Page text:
The Canadian dollar drops to its lowest level in two months against the dollar as oil prices collapsed and the U.S. dollar rose with strong jobs data.
According to Mazen Issa, a senior foreign exchange strategist at TD Securities in New York, the Canadian currency, colloquially known as the loonie, could weaken further in the coming days as investors reassess recent bullish positions that had ignored widening rate differentials between the bond yields of the two countries as the U.S. Federal Reserve winds up to hike and the Bank of Canada doubles down on a studiously neutral stance.
The Canadian dollar settled at C$1.3494 to the greenback, or 74.11 U.S. cents, much weaker than Tuesday's close of C$1.3416, or 74.55 U.S. cents. It has jumped 4 Canadian cents since late February.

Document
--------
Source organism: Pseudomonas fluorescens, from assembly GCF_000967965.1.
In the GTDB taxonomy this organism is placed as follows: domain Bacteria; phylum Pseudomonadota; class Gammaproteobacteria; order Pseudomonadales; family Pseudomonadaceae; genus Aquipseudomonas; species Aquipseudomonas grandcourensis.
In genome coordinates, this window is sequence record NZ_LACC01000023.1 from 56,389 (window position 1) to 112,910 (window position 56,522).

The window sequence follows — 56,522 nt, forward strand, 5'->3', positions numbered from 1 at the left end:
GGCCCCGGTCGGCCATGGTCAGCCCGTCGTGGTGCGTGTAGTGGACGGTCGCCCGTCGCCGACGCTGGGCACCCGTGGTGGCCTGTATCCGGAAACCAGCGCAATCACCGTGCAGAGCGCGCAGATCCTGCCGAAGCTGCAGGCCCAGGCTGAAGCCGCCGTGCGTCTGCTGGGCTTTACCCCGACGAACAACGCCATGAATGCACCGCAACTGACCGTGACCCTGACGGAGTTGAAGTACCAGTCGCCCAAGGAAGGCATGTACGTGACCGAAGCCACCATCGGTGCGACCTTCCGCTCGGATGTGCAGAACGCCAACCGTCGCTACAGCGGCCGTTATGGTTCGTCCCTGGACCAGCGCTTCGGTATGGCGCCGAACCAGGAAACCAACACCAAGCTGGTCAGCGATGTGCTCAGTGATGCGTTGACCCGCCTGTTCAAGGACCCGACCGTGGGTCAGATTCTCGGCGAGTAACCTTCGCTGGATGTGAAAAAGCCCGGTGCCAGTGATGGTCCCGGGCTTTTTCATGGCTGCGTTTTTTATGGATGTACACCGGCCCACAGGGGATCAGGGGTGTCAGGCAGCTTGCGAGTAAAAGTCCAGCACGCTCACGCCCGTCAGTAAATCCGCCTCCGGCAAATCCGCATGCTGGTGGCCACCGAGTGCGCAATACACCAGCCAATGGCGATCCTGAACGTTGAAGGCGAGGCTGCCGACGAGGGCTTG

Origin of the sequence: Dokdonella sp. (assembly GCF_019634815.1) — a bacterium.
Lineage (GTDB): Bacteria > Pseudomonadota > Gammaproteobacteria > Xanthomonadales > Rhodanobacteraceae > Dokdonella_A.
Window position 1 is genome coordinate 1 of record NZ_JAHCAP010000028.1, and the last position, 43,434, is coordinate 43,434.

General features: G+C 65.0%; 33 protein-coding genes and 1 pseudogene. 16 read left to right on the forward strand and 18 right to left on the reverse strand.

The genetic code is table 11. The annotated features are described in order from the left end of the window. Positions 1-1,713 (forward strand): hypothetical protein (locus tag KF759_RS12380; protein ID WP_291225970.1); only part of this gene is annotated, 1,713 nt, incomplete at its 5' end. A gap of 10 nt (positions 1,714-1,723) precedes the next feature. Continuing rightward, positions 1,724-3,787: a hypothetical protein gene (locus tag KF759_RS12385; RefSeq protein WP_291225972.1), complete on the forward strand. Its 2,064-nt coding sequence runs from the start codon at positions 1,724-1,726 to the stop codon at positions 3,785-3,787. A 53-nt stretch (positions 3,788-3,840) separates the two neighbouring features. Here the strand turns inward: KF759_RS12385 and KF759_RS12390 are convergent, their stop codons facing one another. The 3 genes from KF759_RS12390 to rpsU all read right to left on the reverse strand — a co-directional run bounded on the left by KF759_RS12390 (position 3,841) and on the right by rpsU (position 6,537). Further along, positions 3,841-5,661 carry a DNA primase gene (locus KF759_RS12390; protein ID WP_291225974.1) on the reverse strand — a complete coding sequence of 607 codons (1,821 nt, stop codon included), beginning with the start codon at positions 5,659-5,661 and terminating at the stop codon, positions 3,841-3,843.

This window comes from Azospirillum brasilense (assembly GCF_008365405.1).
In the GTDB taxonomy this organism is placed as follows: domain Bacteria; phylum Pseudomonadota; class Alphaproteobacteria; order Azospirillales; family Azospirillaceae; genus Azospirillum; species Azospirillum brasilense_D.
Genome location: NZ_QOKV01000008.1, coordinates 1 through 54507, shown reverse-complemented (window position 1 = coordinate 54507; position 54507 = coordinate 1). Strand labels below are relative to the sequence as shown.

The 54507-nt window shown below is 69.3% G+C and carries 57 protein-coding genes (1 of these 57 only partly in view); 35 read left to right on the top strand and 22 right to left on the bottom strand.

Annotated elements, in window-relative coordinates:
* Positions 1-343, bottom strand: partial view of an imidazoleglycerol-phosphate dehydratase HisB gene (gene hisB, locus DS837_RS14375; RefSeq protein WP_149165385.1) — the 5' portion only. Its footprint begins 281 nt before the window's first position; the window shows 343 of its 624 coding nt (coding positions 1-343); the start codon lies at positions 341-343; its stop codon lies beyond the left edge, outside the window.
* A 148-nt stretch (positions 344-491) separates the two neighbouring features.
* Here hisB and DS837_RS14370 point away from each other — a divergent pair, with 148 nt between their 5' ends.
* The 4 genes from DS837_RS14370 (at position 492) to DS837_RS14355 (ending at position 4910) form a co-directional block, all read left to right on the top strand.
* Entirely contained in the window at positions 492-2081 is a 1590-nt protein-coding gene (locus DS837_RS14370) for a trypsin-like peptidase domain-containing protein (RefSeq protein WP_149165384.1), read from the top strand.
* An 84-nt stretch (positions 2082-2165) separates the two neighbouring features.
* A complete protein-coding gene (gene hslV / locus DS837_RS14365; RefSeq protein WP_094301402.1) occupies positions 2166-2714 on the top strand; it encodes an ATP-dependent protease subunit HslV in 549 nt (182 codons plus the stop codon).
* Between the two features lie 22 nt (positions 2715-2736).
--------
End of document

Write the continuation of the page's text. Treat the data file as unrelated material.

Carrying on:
"We're nearing a very significant inflection point, and I think that there's a risk that we actually test that by this Friday and into the Fed," Issa said.
That inflection point Issa referenced sits at C$1.3600, a level approached but not broken twice since November. Breaching it would push the currency to its weakest against the greenback in more than a year.
Oil prices plunged 5 percent as U.S. crude inventories surged much more than expected, stoking concerns a global glut could persist despite OPEC's output curbs.
Canada will release its next federal budget on March 22, setting the stage for a fresh estimate of how big the deficit will get as the Liberal government spends on infrastructure to boost the economy.